Observations and Photos, post-Revolution

Julie and I walked around town today, for the first time since our return to Egypt. We were eager to see the changes in our area after the revolution, and took our camera along to share our observations. Much, of course, was the same, but there were many reminders that things have changed. First, the graffiti:

This is the wall to our neighboring apartment building. Before, it had always been as blank and dull as every other wall in the city. Now, evidence of national pride is brimming over everywhere, even if slightly less artistically on a house a few doors down:

The graffiti continues on public walls:

(translation: Egypt)

… trees:

… inside the subway:

 (translation: Martyrs of 25 January [the date of the first demonstration, which has come to label the revolution])

… and even on the garbage dumpsters:

It has been said that this is the first revolution in history that has cleaned up after itself.

The trend continues in advertising:

(translation: May God preserve you, Egypt [advertising Etisalat, a mobile phone service provider])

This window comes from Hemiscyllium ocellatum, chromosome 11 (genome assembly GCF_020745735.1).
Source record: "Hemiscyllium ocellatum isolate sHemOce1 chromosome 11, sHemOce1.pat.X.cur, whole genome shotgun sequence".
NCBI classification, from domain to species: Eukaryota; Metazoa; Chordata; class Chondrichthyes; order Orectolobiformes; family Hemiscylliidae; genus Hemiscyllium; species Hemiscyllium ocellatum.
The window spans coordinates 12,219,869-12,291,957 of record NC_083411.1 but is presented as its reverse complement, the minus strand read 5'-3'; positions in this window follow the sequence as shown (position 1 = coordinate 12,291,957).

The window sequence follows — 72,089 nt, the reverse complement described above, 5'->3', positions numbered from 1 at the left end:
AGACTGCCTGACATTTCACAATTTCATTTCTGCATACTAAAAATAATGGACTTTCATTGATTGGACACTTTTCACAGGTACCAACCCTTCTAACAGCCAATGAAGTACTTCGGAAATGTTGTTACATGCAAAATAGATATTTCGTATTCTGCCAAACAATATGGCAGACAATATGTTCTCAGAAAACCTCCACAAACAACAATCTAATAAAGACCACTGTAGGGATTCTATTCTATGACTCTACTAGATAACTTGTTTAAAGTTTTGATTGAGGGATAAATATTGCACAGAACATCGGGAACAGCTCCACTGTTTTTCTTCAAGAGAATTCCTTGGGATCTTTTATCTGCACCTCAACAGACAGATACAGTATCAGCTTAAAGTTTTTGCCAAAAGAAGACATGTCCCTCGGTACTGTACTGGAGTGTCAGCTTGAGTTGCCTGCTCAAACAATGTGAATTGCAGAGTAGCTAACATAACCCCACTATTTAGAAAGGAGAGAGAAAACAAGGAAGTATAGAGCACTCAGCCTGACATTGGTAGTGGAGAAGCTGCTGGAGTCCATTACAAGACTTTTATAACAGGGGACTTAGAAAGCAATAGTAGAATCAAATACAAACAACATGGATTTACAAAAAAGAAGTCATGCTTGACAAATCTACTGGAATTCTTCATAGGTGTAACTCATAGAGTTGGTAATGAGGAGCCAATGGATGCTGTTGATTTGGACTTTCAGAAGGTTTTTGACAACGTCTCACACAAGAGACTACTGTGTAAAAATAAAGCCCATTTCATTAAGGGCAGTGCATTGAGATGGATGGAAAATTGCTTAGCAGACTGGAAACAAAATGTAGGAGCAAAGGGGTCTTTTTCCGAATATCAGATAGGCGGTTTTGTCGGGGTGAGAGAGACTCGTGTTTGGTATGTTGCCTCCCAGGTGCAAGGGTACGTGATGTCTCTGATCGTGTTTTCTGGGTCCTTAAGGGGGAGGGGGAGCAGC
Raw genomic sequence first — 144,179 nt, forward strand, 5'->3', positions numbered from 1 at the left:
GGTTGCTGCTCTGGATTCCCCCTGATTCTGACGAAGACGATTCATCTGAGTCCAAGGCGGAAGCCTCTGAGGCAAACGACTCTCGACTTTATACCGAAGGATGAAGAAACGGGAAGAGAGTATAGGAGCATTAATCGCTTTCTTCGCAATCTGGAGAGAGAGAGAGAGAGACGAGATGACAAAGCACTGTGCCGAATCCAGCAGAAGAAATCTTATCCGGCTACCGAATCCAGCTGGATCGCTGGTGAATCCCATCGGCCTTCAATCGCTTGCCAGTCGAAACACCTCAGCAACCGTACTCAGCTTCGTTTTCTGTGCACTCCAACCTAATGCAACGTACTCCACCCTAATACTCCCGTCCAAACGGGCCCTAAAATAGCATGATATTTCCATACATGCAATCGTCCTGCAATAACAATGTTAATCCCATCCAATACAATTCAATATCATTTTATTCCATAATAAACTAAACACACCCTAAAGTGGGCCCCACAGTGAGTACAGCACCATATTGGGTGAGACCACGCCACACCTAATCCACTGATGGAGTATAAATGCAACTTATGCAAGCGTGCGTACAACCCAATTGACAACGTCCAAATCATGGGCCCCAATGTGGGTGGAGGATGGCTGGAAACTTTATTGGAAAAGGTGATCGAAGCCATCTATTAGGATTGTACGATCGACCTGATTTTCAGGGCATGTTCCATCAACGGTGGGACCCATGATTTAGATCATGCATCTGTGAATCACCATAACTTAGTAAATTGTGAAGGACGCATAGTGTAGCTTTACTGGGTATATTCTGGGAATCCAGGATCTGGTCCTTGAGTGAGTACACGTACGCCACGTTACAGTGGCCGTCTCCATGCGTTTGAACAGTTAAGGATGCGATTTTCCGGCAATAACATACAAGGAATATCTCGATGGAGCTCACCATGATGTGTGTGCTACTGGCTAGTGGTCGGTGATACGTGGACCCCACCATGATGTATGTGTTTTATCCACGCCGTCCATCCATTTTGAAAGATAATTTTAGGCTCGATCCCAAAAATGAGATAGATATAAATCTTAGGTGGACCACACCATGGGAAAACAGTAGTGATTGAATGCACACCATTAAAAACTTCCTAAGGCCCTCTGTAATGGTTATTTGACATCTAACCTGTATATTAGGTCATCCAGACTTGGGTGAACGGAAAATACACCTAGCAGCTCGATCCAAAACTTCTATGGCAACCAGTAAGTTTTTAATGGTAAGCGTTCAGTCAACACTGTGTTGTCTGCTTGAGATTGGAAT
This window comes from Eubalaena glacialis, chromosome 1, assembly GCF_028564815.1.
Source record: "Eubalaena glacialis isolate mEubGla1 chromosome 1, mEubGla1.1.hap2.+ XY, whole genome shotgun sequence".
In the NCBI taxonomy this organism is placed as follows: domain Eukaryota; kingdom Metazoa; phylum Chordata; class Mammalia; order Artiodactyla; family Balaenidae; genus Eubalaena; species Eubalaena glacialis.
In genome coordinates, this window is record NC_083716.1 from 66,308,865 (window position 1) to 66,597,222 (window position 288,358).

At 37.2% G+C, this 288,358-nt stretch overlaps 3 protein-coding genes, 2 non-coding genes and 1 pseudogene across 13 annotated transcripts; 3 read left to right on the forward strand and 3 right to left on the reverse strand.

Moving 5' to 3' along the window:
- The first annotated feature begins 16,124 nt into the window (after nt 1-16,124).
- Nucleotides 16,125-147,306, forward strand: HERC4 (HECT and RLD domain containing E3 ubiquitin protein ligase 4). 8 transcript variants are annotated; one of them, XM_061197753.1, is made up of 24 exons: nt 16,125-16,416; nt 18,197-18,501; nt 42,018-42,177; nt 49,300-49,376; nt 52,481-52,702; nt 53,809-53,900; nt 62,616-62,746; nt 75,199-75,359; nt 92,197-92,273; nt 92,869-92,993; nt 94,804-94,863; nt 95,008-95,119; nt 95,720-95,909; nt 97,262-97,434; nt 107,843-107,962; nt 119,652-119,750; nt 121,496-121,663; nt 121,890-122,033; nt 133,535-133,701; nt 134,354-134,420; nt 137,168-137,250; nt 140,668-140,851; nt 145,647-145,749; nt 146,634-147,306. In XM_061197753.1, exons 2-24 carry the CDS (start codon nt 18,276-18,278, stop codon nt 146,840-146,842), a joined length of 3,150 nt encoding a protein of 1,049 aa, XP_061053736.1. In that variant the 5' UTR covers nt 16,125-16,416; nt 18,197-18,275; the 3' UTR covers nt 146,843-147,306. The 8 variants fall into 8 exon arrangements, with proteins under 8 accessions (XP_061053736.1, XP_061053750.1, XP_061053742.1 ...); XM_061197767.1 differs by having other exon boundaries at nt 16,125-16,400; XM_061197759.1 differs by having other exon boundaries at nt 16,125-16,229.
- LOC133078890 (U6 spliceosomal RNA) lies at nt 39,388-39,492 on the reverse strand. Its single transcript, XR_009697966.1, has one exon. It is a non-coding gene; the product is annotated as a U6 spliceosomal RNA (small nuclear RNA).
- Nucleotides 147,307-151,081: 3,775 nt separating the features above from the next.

(translation: Egypt Needs You: Donate your Blood [advertising Risala, a local NGO])

… and while some new shops have opened in town:

… others have since closed down:

(to the lower left had been a Playmobile store)

Some signs extol the virtue of national unity:

(translation: If I was not an Egyptian, I would wish to be)

… while others promote a particular political/religious vision:

(translation: This country is ours; from this day onward I will honor our Lord in my work; the Muslim Brotherhood [note: ‘ours’ means ‘the people of Egypt’ as opposed to the group itself])

Before the revolution, the Muslim Brotherhood had been a banned, but tolerated, organization. Never would their slogans have been allowed public display for very long. They, like others, are now enjoying a greater freedom of operation. Meanwhile, and not necessarily conversely, others place the Islamic crescent and Christian cross side by side, alongside a heart to validate and honor the two religions of one people.

Finally, there is a reminder of violence and instability:

… as our neighbor to the other side has extended his wall six feet higher.

We are glad to be back, hearing the reactions of friends and strangers to the events of the past two months. Mostly all is positive, yet the visual complements the written word of their testimony, which we hope to convey as events continue to unfold. Accomplishments become permanent the more they are translated into memorials. After a scant eight weeks, the popular effort has already begun.